Statement from Rev. Makar About the Rollback of DACA
Dear UUCA Members and Friends,
Yesterday we learned that the Trump Administration is ending the Deferred Action for Childhood Arrivals (DACA) program, which gave official recognition to an entire generation of people who came to this country as children and have since grown deep roots in this land. It protected them from the precariousness of unauthorized-immigrant life, with its ever-present threat of deportation, and enabled them to work and go to school and pursue better dreams.
DACA transformed their lives. DACA is symbolic of what is truly great about America.
Nevertheless, the Trump Administration is ending DACA, and for stated reasons that are completely unconvincing. It says it wants to uphold law and order, but where is the law and the order in its recent act of pardoning Joe Arpaio, whose hard-line tactics in going after undocumented immigrants were embodiments of lawlessness and disorder?
UUCA, we must do all we can to fight this. Let us join with Rev. Susan Frederick-Gray, President of the Unitarian Universalist Association (UUA), and Thomas Andrews, President and CEO of the Unitarian Universalist Service Committee (UUSC), when they say, “We raise our voices in outrage at the President’s betrayal of DREAMers so that he may receive accolades and applause from the alt-right and other white supremacist groups. This action goes against our nation’s principles and the views and wishes of the majority of the country. We are in solidarity with all DREAMers now facing a nightmare of uncertainty because of today’s announcement. We encourage Unitarian Universalists and all people of faith and conscience to rise up and resist this latest attack on our immigrant siblings.”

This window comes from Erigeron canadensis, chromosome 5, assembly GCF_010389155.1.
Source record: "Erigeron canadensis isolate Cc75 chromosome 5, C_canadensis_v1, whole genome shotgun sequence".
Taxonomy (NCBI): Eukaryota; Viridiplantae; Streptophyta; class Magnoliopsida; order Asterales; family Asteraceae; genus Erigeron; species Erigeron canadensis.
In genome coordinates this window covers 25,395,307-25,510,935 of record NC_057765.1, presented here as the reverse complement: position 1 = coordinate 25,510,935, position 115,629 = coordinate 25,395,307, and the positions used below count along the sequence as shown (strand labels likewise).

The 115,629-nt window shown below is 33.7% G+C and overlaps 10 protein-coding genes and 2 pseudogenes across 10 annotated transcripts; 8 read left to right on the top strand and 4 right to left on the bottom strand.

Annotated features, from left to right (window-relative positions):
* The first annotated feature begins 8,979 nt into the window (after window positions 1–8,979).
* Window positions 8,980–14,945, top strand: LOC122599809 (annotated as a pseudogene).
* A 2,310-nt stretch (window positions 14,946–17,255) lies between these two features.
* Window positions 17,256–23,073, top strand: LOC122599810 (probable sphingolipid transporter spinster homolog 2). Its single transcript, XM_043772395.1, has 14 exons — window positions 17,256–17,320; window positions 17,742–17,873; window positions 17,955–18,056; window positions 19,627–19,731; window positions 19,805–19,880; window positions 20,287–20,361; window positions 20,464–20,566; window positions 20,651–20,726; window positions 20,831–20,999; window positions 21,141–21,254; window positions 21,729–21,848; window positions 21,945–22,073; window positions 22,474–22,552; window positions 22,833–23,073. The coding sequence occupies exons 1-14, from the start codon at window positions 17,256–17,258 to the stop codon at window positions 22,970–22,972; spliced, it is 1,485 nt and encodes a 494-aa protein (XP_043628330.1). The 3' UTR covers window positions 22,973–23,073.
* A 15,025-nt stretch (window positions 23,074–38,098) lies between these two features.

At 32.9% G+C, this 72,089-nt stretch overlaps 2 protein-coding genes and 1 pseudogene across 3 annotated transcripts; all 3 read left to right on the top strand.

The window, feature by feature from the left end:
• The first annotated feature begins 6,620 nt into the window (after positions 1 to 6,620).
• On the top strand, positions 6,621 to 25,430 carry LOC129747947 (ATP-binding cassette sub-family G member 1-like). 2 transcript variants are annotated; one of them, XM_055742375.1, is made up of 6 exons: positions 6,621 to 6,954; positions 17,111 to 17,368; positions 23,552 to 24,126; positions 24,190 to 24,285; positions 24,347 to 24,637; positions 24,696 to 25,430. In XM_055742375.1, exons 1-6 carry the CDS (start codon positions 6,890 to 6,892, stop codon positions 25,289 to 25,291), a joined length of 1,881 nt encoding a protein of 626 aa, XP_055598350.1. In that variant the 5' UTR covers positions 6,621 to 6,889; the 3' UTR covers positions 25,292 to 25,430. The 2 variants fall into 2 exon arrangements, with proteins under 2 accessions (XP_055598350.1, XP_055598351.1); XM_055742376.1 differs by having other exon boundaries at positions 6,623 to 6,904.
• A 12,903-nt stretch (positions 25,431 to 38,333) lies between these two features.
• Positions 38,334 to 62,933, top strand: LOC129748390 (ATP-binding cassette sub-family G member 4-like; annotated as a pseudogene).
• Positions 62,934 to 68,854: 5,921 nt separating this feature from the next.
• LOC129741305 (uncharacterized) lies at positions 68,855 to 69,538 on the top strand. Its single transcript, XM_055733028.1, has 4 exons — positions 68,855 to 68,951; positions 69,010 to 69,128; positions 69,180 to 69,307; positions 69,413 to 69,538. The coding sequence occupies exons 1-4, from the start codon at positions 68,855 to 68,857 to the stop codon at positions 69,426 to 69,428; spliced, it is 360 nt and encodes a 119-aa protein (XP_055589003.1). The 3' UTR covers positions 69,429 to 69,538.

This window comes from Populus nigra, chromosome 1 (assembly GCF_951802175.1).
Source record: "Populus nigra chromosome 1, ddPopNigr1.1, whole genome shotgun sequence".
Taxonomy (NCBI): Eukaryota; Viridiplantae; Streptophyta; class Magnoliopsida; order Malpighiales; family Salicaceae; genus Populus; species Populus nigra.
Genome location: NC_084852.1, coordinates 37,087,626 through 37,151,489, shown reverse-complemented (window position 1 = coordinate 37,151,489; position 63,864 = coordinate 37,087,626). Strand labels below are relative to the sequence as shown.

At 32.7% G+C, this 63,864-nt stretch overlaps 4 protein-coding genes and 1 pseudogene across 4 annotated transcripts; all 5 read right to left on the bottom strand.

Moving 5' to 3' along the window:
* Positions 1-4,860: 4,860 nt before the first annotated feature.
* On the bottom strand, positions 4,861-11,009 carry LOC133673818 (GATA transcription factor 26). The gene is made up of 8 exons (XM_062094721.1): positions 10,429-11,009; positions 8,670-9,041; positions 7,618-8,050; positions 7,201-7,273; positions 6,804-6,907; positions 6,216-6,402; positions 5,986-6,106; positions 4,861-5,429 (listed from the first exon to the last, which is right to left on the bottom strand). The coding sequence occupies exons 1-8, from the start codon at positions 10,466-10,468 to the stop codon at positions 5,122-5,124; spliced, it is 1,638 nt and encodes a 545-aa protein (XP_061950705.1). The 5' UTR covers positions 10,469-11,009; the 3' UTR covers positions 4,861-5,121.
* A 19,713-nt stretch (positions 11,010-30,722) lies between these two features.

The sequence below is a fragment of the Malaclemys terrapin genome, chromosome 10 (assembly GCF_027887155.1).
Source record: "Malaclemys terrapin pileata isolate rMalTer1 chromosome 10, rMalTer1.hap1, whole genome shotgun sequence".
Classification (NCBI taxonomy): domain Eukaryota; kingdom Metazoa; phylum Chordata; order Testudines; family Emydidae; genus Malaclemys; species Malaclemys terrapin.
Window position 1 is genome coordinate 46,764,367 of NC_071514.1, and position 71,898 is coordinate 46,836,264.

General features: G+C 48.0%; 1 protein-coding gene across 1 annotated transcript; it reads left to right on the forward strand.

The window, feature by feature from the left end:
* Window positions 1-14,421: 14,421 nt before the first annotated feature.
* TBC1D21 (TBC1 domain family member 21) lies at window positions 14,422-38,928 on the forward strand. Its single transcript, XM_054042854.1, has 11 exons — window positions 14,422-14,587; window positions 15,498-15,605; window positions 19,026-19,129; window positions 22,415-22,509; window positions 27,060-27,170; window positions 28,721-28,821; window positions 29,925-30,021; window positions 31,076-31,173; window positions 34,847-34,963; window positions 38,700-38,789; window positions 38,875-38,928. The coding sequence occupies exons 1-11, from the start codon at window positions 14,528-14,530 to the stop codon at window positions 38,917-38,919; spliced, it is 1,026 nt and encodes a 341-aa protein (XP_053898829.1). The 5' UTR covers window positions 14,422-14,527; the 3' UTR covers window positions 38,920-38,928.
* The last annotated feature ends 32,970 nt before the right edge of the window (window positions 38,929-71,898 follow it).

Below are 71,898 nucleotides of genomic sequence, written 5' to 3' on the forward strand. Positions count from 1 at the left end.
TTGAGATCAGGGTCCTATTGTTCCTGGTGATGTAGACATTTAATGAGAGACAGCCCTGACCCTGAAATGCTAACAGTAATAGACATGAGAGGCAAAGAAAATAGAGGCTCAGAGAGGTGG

In this time of injustice and cruelty, we must draw hope and direction from our Unitarian Universalist Living Tradition. Our Living Tradition (with all its transformations) ultimately began—and we must never forget this—with a rabbi two thousand years ago who taught that everyone has inherent worth and dignity and not just some. There’s always been a system of haves and have nots, which bullies of one form or another sustain. In Jesus’ time, the bully was Rome. But Jesus said no to bullies. Jesus refused to go along. He resisted. He believed everyone is welcome, everyone belongs.
That’s what love looks like. Religion isn’t so much a matter of what you believe as what you do. To stand up to bullies and say NO. To care for the hungry, the thirsty, the stranger, the poor, the sick. To create communities of love and justice.
Today’s version of Rome seems so destructive. But we can truly find comfort and inspiration in the knowledge that our Living Tradition still lives. Love can’t die.
Let us feel the strength of our love, and let us stand up and resist the cruelty being done to our immigrant brothers and sisters and siblings.
Be on the lookout for news about actions in Atlanta. Meanwhile, here are some small but important actions you can take right now:
Love and courage,